The Scaffold – Lily The Pink

17th December 1968 · 1960s, 1968, Music

This rollicking tune by a Scouse comedy trio is the second single I ever bought. I’m pleased to say my musical taste has improved since then (I think).

I’m not sure I ever want to hear this song again – it seemed to soundtrack the entire Christmas holidays in 1968, when it topped the charts – but it represents one of the first stepos on my musical journey. And I’ve found out some interesting stuff about it.

I already knew that Mike McGear (né McCartney), the bloke on the left, had a more famous brother who played bass and sang in another band from Liverpool. The other two are the poet Roger McGough and John Gorman (the one with the Arthur Scargill combover).

I never knew that Jack Bruce played bass on this (perhaps Paul was unavailable) or that the backing vocalists included Elton John (also playing piano, according to Mat Snow), Tim Rice and Graham Nash of The Hollies and CSNY.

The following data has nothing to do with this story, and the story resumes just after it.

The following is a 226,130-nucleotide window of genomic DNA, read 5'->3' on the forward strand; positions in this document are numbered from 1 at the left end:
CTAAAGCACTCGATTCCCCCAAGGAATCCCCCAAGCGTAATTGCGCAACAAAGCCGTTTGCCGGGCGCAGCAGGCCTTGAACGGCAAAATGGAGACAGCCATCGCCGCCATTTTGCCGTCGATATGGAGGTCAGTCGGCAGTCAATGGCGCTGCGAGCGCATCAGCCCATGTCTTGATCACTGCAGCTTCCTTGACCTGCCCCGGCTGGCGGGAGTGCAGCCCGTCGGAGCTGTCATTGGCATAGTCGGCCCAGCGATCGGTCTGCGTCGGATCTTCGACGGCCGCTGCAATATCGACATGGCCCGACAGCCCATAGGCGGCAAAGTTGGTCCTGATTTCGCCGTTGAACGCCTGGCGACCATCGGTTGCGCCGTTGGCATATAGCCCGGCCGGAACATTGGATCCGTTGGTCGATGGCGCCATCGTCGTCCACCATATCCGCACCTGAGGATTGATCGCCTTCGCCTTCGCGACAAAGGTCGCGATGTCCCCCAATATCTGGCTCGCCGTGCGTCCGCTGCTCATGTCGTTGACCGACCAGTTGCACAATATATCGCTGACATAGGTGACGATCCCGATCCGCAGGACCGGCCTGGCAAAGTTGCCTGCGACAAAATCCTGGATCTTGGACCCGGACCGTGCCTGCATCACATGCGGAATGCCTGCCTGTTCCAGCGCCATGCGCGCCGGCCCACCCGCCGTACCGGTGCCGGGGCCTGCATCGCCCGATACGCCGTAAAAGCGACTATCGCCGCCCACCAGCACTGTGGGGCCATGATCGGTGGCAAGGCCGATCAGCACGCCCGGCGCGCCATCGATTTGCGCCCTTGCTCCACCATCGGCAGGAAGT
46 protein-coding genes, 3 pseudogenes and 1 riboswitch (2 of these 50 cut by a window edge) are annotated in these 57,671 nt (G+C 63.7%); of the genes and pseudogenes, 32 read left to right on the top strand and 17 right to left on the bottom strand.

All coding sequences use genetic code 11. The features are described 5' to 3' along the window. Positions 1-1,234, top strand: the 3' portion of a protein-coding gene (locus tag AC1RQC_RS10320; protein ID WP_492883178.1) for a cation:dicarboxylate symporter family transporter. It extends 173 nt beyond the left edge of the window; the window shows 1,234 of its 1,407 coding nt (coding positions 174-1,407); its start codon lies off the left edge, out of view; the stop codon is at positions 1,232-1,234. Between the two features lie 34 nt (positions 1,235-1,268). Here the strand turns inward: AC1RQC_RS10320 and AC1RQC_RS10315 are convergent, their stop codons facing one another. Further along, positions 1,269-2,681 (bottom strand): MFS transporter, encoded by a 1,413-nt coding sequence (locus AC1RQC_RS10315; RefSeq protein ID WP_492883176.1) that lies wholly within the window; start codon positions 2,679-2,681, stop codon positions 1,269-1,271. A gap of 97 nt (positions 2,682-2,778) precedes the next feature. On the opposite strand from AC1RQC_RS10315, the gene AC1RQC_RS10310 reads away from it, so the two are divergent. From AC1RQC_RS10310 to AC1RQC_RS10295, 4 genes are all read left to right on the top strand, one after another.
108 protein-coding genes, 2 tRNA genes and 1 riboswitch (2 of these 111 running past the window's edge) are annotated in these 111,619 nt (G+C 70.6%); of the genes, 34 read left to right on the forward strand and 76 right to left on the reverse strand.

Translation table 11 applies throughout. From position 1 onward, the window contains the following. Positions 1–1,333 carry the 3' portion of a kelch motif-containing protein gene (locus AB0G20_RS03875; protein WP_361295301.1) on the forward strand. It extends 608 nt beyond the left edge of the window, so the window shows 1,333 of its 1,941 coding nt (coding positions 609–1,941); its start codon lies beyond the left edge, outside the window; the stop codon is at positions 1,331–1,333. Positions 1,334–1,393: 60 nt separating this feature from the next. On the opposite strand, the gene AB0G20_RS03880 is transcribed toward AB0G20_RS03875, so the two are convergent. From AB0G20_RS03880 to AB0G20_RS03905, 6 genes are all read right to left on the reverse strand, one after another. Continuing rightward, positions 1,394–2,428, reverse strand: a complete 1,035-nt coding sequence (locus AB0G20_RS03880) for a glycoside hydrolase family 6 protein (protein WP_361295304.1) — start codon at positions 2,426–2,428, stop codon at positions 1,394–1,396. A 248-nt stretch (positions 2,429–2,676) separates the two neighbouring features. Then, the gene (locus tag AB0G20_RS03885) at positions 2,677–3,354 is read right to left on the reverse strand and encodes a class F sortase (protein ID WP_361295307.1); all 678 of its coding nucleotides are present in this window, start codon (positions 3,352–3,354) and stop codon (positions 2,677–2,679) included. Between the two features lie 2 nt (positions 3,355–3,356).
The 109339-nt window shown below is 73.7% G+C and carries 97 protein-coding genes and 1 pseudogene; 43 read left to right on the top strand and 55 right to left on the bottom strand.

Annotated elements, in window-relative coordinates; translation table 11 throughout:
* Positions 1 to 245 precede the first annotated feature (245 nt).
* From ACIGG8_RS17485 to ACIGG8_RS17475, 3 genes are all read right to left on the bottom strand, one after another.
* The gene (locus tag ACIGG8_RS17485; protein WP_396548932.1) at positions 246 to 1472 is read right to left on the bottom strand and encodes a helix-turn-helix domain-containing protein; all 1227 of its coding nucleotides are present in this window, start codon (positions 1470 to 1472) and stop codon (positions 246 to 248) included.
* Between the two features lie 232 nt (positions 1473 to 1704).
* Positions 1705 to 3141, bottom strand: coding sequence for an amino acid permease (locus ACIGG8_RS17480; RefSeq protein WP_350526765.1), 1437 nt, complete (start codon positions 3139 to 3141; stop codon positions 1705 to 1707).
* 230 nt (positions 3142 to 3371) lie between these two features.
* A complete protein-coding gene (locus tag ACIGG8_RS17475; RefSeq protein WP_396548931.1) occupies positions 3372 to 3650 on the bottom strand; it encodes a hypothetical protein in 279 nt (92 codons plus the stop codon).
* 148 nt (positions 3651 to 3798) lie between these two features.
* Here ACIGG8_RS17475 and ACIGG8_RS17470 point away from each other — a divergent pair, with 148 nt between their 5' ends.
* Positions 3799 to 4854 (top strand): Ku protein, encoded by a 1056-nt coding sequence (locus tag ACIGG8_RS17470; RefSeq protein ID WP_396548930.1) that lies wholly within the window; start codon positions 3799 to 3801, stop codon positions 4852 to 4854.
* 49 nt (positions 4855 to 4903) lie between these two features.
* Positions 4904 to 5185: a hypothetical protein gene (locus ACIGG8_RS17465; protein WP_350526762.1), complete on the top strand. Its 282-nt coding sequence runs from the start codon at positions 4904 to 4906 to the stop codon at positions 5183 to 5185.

Nor did I know that it was based on an even bawdier old American folk song, The Ballad Of Lydia Pinkham, about a prominent female abolitionist and anti-segregationist who famously invented a herbal remedy to relieve period pains.

The Scaffold’s comedy version translates that into a “medicinal compound” whose efficacy is used to treat a weak appetite by inducing morbid obesity and, controversially (and unnoticed by me at the age of 10… or even 60), brings about a sex change as a cure for freckles.

I’ve often wondered whether there was a subliminal connection between the song that set me on the road to a lifetime of record collecting and my (our) decision to name our first child Lily. She was, and is, quite pink.